In new BJ’s facilities, the company is installing air-conditioning systems with reheating coils that both cool and dry the air for the entire sales floor. The secondary coils reheat the dry air to room temperature. “The unit stays running; it doesn’t cycle off,” said Gallego. “It’s not the most efficient way but it does work.” Some food retailers use waste heat from refrigeration racks to reheat the dry air, but that increases the risk of refrigerant leaks, said Dave Kjelgaard, service manager for Bay State Cooling.
BJ’s has also installed Air Pear destratification fans, from Airius, Longmont, Colo., in a number of clubs to address condensation issues on the sales floor. The fans drive warm air from the roof down to the sales floor, and as the air rises it removes condensation on frozen case doors. “They take advantage of warm air already available,” said Gallego. “They work like a charm.” The fans also warm up aisles with frozen cases, making them more comfortable for shoppers. The fans are a lower-cost, lower-energy means of removing door condensation than anti-sweat heaters, allowing BJ’s to install doors without the heaters (except in the mullions), Gallego noted.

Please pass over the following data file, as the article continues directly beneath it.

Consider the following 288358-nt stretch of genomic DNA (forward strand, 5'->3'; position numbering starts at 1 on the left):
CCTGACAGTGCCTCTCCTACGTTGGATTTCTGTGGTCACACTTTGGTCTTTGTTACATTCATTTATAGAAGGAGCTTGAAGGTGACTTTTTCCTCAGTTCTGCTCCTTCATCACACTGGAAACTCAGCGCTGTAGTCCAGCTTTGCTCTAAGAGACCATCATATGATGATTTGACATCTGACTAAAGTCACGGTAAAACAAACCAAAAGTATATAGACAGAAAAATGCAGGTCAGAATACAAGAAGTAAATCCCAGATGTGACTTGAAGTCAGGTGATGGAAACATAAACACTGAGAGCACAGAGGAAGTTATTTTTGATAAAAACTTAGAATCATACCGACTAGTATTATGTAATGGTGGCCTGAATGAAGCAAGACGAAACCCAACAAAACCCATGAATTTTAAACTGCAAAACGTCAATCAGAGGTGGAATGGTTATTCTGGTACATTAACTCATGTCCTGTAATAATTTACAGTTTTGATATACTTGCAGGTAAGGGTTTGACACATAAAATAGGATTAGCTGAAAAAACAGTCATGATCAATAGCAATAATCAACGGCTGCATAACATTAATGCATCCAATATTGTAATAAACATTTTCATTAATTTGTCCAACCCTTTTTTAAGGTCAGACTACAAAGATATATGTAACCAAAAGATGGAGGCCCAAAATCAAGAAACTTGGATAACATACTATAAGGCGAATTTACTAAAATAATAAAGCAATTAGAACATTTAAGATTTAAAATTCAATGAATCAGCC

Elliott explained that the advantage of the Advantix system is that in removing humidity it does not require additional energy to reheat overcooled air (as in an air-conditioning system with a large coil) or to cool down overheated air (as in a sold desiccant system).